DWP Insights: Polls & Surveys

A previous blog’s article showed that an effective innovation strategy within an organisation can rely on an ideation platform in order to source and enrich ideas from all employees.  However, innovation can also use polls and surveys to find out what employees think about certain issues, the direction of research projects, new developments or potential ideas. This article recalls the definition of polls and surveys, how to effectively create them and which advantages do they bring to the organisation.

DWP InsightsPolls & Surveys Definition

A poll is usually composed of a single multiple-choice open-end question. Participants can choose from among pre-defined answers. They can select just one or several answers. If requested, the “Other” field can be added, which allows participants entering their own answer. An example of a poll would be:

  • What do you think of our new website?
    • It looks great
    • It is alright
    • I prefer the old site

A poll is ideal for getting quickly a general overview of employee’s opinion about a specific product, process, service… It is however limited to the pre-defined answers.

A survey is more comprehensive than a poll since it is usually composed of several questions across a wider range of question types: multiple-choice, close-ended questions, open-ended questions… Here is an example of a survey:

  • Please provide your name
  • Please provide your email address
  • What do you think of our new website?
    • It looks great
    • It is alright
    • I prefer the old site
  • What recommendations would you offer for improving the website?

Compared to a poll, a survey is more time-consuming to fill but it gets more detailed answers and provides a more comprehensive picture of the employees’ thoughts and feelings.

Polls & Surveys Generation Rules

Employees have already enough to do at work and answering to polls and surveys is not at the top of their priorities. In order to encourage employees to fill them, polls and surveys need to be attractive. For this purpose, the following rules1 can be of a great help:

  • Keep them short: polls and especially survey need to be concise and to the point. More than twenty questions may have a negative impact on the participation’s level
  • Provide a timeframe: employees appreciate a rough time estimate for the polls and surveys completion since they have a better idea of what they are in for
  • Seek guidance: some questions should not have a definitive answer. This gives more freedom to the employees, who can say what is really in their mind
  • Provide incentives: like for an efficient ideation platform, rewarding mechanisms increase the employees’ participation rate
  • Share the results: since employees provided their answers, it is worth to share with them the results. This approach demonstrates the value of their participation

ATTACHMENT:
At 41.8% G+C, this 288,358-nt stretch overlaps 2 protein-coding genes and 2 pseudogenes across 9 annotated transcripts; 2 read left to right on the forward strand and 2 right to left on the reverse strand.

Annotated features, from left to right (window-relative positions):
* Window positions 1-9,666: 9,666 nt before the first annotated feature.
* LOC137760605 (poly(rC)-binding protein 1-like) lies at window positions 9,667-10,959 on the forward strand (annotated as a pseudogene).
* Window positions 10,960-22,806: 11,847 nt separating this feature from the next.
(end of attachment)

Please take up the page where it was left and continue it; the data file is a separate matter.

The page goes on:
• Show your gratitude: a personalized message thanking the employees for their participation increase their feeling of inclusion and lead to loyalty

Polls & Surveys Advantages

If polls and surveys are effectively generated, they can bring many advantages2 to the organisation:

  • Versatility: both tools can be used to measure a variety of things inside the organisation; from employee satisfaction to opinion surveys about organisation’s policies and procedures, all aspects can be covered by these tools
  • Anonymity: many employees are reluctant to share their true opinions for fear they will be criticized or terminated. Anonymous polls and surveys can provide honest and insightful feedback that employees might not be comfortable to bring in person
  • Inclusion: carrying-out polls and surveys show the employees that their opinions count within the organisation. This will build the employee’s morale, especially if their opinions are implemented in the workplace. In turn, it will increase their loyalty
  • New ideas: similarly to an ideation platform, polls and surveys allow employees to suggest new ideas or concepts, which can bring an added value to the organisation
  • Sensitivity: polls and surveys that invite employees to share concerns about the workplace can discover underlying issues e.g. an employee being intimated by a co-worker
  • Reduced turn-over: conducting exit surveys can improve the organisation’s processes and reduce the turn-over. For instance, if an employee leaves because there was no potential for growth, it may be worth establishing a mentoring program and cross-training for employees interested in moving up in the organisation.

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Article Name
DWP Insights: Polls & Surveys
DWP Insights: Polls & Surveys
Publisher Name
Atos Consulting CH
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